The Field

The season has ended.  The dust has settled, the stands have emptied, and the bats and balls and well-worn caps put away until next year.  Our national pastime is placed on a shelf, there to gather dust for another dark winter, until with the spring the boys of summer return, and we can hear the crack of the bat and the umpire’s call once more.  Until then, we are left standing on the empty field, staring off toward the setting sun, here to reflect on another year of the game that makes us believe.

When I was ten years old, the world was still a new and simple place.  I still had to look upward at much of it, yet I took in the sights and sounds of childhood from beneath the brim of a baseball cap; a Cleveland Indians cap that I treasured above most other things I owned.  I listened to the games, grinned with delight when I found Charles Nagy or Jim Thome in the pack of Upper Deck baseball cards I’d just bought.  I stayed up late to watch the Tribe when they played on the West Coast, and fell asleep to the sound of Tom Hamilton calling the plays.

Those were good days.  They were days of heroes and titans, of huge bats and solid pitching and lofty expectations.  Jacobs Field was heaven on Earth, a place of navy and red with sold-out crowds and smiles all around.  Everyone was having fun, but for me, it was something deeply important, something special.  It was something I wouldn’t fully appreciate for so many years, until I was older, and the world wasn’t so new, or so simple…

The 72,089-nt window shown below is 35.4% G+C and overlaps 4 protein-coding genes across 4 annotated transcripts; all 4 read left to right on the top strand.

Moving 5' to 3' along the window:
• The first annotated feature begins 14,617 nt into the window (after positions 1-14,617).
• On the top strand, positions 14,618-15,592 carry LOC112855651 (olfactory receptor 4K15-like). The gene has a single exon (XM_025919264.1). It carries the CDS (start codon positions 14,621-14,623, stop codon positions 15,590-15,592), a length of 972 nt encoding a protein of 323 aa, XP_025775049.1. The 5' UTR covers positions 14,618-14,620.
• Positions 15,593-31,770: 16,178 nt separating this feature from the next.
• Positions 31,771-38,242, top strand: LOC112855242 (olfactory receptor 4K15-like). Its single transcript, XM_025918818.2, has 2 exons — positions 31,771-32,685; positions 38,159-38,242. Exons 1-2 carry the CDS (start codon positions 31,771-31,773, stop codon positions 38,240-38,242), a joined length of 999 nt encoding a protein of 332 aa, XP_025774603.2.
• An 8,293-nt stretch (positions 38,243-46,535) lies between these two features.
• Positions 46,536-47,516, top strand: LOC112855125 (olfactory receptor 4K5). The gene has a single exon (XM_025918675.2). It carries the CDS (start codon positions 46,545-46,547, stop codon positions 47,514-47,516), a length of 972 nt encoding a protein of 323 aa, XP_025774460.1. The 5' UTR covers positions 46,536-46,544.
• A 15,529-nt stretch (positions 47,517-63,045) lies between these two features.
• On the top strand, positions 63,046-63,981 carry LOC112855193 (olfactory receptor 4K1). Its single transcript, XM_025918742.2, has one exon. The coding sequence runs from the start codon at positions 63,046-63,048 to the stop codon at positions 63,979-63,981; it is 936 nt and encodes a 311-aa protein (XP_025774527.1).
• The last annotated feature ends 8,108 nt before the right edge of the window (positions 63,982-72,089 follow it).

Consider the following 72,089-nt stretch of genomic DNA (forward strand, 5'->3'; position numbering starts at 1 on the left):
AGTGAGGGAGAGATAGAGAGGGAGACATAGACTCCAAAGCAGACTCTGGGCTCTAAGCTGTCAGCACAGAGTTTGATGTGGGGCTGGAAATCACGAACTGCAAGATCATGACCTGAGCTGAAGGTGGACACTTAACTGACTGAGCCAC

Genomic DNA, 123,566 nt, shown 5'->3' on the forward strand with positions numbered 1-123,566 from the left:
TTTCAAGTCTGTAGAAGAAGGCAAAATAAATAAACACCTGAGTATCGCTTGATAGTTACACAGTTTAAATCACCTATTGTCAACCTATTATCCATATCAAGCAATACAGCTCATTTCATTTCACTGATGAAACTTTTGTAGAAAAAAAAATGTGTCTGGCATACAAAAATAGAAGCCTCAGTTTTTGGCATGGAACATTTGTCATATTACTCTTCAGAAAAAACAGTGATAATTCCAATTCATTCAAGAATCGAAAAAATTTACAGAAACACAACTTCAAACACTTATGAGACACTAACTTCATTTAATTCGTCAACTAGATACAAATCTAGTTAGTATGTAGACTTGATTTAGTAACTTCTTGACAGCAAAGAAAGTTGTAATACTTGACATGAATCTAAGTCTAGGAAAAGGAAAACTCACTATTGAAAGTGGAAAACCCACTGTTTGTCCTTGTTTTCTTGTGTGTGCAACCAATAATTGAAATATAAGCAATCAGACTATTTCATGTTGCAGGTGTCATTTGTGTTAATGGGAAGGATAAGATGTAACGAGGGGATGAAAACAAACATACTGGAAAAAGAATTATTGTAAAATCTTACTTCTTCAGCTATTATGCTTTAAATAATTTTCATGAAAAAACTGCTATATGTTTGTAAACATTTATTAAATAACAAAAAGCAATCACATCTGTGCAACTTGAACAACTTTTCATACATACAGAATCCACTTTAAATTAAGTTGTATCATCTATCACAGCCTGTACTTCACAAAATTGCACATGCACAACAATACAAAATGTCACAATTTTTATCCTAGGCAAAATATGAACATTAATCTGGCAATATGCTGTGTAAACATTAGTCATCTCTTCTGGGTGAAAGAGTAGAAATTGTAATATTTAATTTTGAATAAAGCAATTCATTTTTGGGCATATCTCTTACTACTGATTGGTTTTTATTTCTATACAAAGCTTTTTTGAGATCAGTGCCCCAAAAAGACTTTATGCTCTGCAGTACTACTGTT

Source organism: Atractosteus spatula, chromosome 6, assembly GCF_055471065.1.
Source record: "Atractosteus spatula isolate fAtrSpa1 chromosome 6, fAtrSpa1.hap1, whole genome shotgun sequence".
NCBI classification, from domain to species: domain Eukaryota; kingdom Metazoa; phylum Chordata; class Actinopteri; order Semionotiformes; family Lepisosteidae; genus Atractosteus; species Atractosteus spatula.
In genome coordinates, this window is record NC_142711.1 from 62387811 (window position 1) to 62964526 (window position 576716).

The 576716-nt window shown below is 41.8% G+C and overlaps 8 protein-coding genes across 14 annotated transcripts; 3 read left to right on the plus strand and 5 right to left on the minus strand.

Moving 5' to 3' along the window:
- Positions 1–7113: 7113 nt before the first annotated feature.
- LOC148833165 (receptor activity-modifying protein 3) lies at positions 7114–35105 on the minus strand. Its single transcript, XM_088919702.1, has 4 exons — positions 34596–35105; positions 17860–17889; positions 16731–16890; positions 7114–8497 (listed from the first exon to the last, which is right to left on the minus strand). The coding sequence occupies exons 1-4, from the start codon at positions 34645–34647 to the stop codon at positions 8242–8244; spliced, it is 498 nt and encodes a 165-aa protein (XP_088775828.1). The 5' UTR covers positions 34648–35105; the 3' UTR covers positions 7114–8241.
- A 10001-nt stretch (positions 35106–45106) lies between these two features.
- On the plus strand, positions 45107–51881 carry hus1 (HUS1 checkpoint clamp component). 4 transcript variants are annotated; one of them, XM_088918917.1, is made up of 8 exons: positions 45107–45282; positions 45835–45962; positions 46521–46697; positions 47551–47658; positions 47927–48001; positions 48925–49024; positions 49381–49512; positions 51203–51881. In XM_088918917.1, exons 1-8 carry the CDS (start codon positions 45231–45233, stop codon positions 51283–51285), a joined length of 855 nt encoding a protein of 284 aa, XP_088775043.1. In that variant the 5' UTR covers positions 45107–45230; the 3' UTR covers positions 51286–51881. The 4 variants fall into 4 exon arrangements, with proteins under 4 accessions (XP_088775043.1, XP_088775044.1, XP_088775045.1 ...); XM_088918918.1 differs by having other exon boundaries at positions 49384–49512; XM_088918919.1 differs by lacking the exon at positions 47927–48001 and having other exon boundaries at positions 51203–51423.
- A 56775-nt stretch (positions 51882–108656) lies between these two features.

Over time, my heroes grew old.  One by one, they moved on and retired.  The Indians languished as their game changed, forcing them to change with it.  There were a lot of tough losses, a lot of hard seasons.  Faces came and faces went, so quickly that at times they blurred together.  The stadium emptied, the seats left vacant.  For some, the memory of the ‘90s Indians who’d defied the world and fought so hard seemed to vanish.  

But not for me.

I never gave up.  Not once.  I never put the hat away, never disowned my team, never perused the standings thinking “So, what winning team should be my team now?”  I didn’t remain faithful because I’m special in some way.  I’m not.  I did so because, as with all faithful fans, I had formed a bond with my team, something transcendent, something rooted not in the superficial nature of sports, but in deeply personal sentiment.  

Every Indians game…on the radio, on TV, at Jacobs field on sunny summer afternoons, my dad was there with me.  We bonded, in part, over our love for the Cleveland Indians.  He loved the Indians, and had loved them far longer than I had known them, yet in time I came to love them too.  Not because I enjoyed watching my team win, but because the single most important person in my world loved them.  As a child, I looked up to the Indians greats…Jim Thome, Carlos Baerga, Orel Hershiser, Charles Nagy…but I didn’t look up to them because I wanted to play baseball.  I looked up to them because my single, greatest hero on Earth looked up to them.  And if they were great in his eyes, they could do no wrong.